doc ellen is NOT upside down
neither is the great blue heron way up the tree …
and the tree, well …
my friend and I were sitting under that tree
when the great blue heron flew in, landing directly above us
the bird proceeded to watch us down below as we looked up at him
I got to thinking that if the bird flew out I could get a neat slo mo video…

The BIG one doesn’t always get away …
this immature great blue heron caught this fish 
at the Jordan Lake Dam in the fog early this morning.
I didn’t get to see if he managed to swallow the fish.
The heron headed for the far bank and I lost him in the shadows.

In between watching eclipses and aerobatic bald eagles, I have kept my eye on other interesting critters …
This is father osprey plowing into the lake for a fish.


A white-tailed buck very calmly glanced my way and then went back to browsing.


Something must have tickled this great blue heron’s toes – he sure made a spectacular leap and didn’t take flight!

It was great fun watching the pileated woodpecker stop his hammering just long enough for me to get his portrait.


The three brassy little skipper butterflies were sharing a button bush blossom.

A trip to Lake Mattamuskeet needs to be on everybody’s  list.
 
It was at Lake Mattamuskeet National Wildlife Refuge that the Bald Eagle was re-introduced to NC.
 
The Bald Eagles then made their way inland to Jordan Lake.
 
Try your hardest to get there at sunrise – they are almost always spectacular from the causeway!
 
Adult bald eagle way across the front impoundment at Mattamuskeet.  
This time of the year the eagles can be hard to find at Mattamuskeet.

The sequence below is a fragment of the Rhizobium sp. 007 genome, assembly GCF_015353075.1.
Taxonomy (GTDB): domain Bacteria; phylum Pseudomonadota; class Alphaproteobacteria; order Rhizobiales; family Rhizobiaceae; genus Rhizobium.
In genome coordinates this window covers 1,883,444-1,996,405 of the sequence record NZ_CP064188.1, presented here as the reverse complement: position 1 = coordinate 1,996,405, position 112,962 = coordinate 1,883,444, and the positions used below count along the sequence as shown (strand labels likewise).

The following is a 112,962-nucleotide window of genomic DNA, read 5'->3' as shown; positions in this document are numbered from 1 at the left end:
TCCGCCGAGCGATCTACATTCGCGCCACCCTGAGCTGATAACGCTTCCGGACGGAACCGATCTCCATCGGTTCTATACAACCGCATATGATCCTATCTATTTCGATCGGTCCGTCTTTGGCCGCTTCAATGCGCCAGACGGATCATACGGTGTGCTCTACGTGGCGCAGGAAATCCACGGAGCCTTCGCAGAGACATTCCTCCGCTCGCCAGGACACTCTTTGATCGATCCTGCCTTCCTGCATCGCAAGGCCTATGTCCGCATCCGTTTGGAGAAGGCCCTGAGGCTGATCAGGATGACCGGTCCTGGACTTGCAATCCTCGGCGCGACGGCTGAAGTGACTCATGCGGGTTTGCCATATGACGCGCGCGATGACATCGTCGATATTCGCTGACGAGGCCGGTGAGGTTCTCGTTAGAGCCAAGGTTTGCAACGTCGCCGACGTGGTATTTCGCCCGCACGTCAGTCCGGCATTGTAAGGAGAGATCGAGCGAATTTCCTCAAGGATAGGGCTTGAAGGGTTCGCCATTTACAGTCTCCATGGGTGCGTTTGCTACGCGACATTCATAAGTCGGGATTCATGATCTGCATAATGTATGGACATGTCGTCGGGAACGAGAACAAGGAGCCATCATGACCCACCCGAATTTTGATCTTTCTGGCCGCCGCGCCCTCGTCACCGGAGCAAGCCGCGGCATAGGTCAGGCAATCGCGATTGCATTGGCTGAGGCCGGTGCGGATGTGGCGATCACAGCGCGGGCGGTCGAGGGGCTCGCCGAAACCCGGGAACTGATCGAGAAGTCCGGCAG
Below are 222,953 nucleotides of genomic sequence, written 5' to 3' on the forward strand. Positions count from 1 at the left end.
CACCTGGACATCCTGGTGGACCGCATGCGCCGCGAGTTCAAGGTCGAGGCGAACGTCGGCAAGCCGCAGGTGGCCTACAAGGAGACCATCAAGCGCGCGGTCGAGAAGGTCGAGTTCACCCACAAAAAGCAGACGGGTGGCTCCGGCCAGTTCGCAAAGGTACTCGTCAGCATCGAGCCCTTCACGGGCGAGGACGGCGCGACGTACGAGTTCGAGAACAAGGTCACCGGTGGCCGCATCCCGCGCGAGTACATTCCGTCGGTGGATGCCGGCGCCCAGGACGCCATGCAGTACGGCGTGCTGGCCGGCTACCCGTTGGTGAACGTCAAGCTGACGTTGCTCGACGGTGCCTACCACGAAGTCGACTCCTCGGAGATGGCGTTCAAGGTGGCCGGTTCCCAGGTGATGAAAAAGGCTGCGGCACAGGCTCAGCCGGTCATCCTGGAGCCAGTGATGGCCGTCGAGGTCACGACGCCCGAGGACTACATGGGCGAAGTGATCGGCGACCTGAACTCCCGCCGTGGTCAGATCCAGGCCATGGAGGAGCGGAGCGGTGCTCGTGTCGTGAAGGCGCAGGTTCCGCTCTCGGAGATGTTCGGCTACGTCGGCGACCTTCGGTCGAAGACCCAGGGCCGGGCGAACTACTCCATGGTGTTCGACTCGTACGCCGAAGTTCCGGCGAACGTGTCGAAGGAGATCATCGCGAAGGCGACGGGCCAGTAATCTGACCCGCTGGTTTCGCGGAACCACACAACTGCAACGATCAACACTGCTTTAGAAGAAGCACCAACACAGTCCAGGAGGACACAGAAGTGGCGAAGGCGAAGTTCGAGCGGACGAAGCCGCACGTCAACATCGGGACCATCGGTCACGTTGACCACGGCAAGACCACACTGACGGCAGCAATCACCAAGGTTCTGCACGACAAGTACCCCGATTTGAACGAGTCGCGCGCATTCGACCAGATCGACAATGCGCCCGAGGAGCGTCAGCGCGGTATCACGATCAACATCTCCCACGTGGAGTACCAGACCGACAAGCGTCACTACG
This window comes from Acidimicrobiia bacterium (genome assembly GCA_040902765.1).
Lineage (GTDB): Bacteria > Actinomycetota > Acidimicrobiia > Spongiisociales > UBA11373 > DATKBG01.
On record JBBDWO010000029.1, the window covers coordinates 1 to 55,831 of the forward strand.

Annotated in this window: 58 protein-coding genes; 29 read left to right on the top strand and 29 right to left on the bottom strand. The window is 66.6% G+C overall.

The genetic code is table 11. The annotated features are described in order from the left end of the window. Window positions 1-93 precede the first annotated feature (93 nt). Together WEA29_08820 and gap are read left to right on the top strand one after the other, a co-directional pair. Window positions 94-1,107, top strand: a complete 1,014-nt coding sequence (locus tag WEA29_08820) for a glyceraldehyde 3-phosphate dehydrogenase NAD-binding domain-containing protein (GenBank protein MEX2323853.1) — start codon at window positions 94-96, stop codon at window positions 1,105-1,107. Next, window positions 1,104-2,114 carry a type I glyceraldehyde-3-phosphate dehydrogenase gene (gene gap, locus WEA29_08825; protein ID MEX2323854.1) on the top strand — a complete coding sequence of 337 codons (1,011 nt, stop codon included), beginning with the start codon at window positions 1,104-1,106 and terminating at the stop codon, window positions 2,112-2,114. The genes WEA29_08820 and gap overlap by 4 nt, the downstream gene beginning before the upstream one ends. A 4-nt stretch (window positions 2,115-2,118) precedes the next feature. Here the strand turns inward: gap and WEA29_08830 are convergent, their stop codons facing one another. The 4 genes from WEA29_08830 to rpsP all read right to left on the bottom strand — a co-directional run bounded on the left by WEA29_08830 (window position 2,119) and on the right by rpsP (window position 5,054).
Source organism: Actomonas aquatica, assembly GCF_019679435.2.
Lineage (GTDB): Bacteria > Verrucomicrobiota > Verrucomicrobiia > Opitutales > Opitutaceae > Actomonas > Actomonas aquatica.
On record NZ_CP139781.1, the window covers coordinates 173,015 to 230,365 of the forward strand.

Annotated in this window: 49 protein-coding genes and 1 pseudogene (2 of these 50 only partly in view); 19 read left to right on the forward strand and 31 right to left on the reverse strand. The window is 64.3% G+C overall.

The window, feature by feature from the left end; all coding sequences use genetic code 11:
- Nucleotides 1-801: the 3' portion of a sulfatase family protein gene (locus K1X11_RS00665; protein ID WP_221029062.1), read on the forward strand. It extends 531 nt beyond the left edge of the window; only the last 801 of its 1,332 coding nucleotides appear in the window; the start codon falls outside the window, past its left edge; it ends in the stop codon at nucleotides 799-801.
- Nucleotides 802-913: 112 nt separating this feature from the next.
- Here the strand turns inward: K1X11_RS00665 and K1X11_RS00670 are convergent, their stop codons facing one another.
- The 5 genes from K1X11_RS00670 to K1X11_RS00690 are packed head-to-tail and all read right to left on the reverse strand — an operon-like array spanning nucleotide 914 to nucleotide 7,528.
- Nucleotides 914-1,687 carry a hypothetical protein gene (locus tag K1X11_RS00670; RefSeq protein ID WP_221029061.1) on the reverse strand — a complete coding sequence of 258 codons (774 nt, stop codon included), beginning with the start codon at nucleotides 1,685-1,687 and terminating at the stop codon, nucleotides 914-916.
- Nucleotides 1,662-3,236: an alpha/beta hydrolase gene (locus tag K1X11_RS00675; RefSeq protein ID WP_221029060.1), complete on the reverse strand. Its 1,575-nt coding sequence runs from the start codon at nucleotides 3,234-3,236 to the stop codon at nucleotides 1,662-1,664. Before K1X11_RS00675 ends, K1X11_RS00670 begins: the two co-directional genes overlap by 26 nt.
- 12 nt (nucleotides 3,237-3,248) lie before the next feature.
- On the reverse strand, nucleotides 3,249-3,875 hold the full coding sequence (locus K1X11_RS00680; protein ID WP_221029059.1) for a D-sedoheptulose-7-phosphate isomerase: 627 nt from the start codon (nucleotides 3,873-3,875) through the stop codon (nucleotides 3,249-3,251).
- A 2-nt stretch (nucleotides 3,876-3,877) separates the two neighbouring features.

The lake and its surrounding area has beautiful cypress trees.
 
 
The still waters of the lake and the impoundments often give reflections that are wonderfully detailed.
Great Blue Heron fishing.
 
 
The insect life at Mattamuskeet is very diverse – with many different dragonflies.
Did you see the dragonfly shadow?
 
 
The white-tailed deer really enjoy the browsing at the lake.  
 
 
The yellow-billed cuckoo is also found at Jordan Lake.
 I hear rather than see them most of the time.
 
 
The zebra swallowtail butterfly is the only swallowtail in our region with white stripes.
 

One section of the riprap at the Jordan Lake dam erupted this morning in gronks and growls and squeals.
Two immature great blue herons were trying to claim a section of shoreline for themselves.
Notice that as the flight continues, the birds’ necks get longer and longer.
Normal flight for great blue herons is with the neck folded back into their shoulders.
The heron with the most elongated neck is proving that he is better than the other.
One of the youngsters actually ends up having to fold his neck back up and drag his toes to maintain flight.
PS: the green and red smudges near the end are leaf fringes that I am shooting through.